Well, I guess we can be thankful for small mercies: The proposed controlled burn for the Foothills has been postponed.
Chronic respiratory sufferers may breathe easier, at least a little. A very little.
Before I go on, let me quote the CBC: “Air pollution is one of the world’s biggest killers, responsible for more deaths than malnutrition, malaria, AIDS, or alcohol and drug abuse.”
Sure, we are not China or India, but the North Okanagan has its own problem with air.
It’s not clean. It very definitely is hazardous to health.
When I moved to this area in 1974, the medical officer of health at the time, Dr. Smart, had a mission that he said was of grave importance—to convince the population that our air quality was a threat to our collective health. Every year, the same warning.
Of course, the alert fell on deaf ears, and that situation has obviously continued to this day.
We still get air quality alerts warning COPD sufferers, and others, to stay indoors.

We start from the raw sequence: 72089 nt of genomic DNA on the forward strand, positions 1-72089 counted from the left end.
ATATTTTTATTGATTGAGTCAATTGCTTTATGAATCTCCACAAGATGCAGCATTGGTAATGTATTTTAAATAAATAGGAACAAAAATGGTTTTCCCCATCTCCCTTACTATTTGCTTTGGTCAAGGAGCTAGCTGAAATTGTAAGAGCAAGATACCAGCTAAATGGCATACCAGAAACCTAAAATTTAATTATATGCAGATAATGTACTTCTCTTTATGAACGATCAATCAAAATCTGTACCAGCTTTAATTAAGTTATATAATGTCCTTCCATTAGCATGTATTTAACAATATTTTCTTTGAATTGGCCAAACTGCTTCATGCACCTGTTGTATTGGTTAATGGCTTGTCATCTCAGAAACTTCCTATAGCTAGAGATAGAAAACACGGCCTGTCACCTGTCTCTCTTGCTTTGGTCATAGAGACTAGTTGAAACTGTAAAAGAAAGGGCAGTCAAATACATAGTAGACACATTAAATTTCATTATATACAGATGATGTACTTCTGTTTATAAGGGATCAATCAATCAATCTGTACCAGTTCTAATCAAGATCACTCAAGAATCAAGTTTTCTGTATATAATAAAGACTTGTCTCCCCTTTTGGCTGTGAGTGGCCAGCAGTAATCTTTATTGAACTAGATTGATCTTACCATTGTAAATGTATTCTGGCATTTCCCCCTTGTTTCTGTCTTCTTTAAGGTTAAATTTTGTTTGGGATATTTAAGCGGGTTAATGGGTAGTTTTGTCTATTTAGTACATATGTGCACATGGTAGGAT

In the sunny Okanagan, the air is crap.
And still we have open burning on the hillsides, and stupid undertakings such as prescribed burning, and the continued rampant use of wood burning stoves that people think do no harm because they are labelled efficient. Sure, tell people with lung disorders it’s all controlled.
To quote CBC again, “…bad air is understood to be shortening life spans in all sorts of ways.”
Look it up. It’s scary.
Vernon is in a tight little valley. The least inversion condition keeps filthy air from clearing.
We have done little about it and continue the same approach. Do very little.
Must be that political thing about not treading on influential and rich toes.
Burning is cheap, the alternative is expensive, and nobody can prove a district permitted burn harmed anyone.
Listen, we who live here, can make the effort to curb our personal contributions to air pollution and complain about the major contributors that we are made aware of regularly, and we may never see tangible results.
But we could see real tangible results right here by demanding local action on local air quality.
No more burning. The districts have to get together.
No more burning. It’s stupid, unnecessary, and extremely harmful.
John J. Clarke